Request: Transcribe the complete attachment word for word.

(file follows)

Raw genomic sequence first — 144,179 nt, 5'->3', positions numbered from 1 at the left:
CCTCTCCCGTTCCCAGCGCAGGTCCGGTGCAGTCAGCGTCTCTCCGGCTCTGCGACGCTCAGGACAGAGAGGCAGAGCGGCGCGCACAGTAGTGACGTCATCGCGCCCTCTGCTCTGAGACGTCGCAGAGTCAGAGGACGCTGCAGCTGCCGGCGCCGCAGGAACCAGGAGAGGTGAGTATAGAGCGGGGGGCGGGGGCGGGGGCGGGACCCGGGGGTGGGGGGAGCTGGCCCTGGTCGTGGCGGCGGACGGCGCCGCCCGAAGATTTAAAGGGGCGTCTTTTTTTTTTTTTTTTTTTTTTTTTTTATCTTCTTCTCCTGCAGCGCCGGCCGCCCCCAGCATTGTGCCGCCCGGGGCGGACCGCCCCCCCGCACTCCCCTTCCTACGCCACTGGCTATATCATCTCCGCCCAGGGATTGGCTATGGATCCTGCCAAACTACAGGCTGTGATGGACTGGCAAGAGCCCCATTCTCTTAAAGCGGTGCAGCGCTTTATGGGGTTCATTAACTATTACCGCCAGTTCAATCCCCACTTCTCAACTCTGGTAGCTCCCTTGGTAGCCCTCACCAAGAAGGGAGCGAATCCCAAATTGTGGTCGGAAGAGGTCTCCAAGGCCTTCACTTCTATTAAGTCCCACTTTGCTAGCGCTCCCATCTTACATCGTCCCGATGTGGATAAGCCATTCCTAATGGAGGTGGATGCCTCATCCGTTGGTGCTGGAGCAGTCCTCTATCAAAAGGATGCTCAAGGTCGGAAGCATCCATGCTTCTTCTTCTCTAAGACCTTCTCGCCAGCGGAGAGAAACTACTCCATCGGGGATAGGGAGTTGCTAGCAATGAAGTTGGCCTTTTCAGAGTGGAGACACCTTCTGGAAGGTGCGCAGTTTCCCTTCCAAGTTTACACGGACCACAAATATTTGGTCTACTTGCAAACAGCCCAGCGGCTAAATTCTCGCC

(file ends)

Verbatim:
Raw genomic sequence first — 144,179 nt, 5'->3', positions numbered from 1 at the left:
CCTCTCCCGTTCCCAGCGCAGGTCCGGTGCAGTCAGCGTCTCTCCGGCTCTGCGACGCTCAGGACAGAGAGGCAGAGCGGCGCGCACAGTAGTGACGTCATCGCGCCCTCTGCTCTGAGACGTCGCAGAGTCAGAGGACGCTGCAGCTGCCGGCGCCGCAGGAACCAGGAGAGGTGAGTATAGAGCGGGGGGCGGGGGCGGGGGCGGGACCCGGGGGTGGGGGGAGCTGGCCCTGGTCGTGGCGGCGGACGGCGCCGCCCGAAGATTTAAAGGGGCGTCTTTTTTTTTTTTTTTTTTTTTTTTTTTATCTTCTTCTCCTGCAGCGCCGGCCGCCCCCAGCATTGTGCCGCCCGGGGCGGACCGCCCCCCCGCACTCCCCTTCCTACGCCACTGGCTATATCATCTCCGCCCAGGGATTGGCTATGGATCCTGCCAAACTACAGGCTGTGATGGACTGGCAAGAGCCCCATTCTCTTAAAGCGGTGCAGCGCTTTATGGGGTTCATTAACTATTACCGCCAGTTCAATCCCCACTTCTCAACTCTGGTAGCTCCCTTGGTAGCCCTCACCAAGAAGGGAGCGAATCCCAAATTGTGGTCGGAAGAGGTCTCCAAGGCCTTCACTTCTATTAAGTCCCACTTTGCTAGCGCTCCCATCTTACATCGTCCCGATGTGGATAAGCCATTCCTAATGGAGGTGGATGCCTCATCCGTTGGTGCTGGAGCAGTCCTCTATCAAAAGGATGCTCAAGGTCGGAAGCATCCATGCTTCTTCTTCTCTAAGACCTTCTCGCCAGCGGAGAGAAACTACTCCATCGGGGATAGGGAGTTGCTAGCAATGAAGTTGGCCTTTTCAGAGTGGAGACACCTTCTGGAAGGTGCGCAGTTTCCCTTCCAAGTTTACACGGACCACAAATATTTGGTCTACTTGCAAACAGCCCAGCGGCTAAATTCTCGCC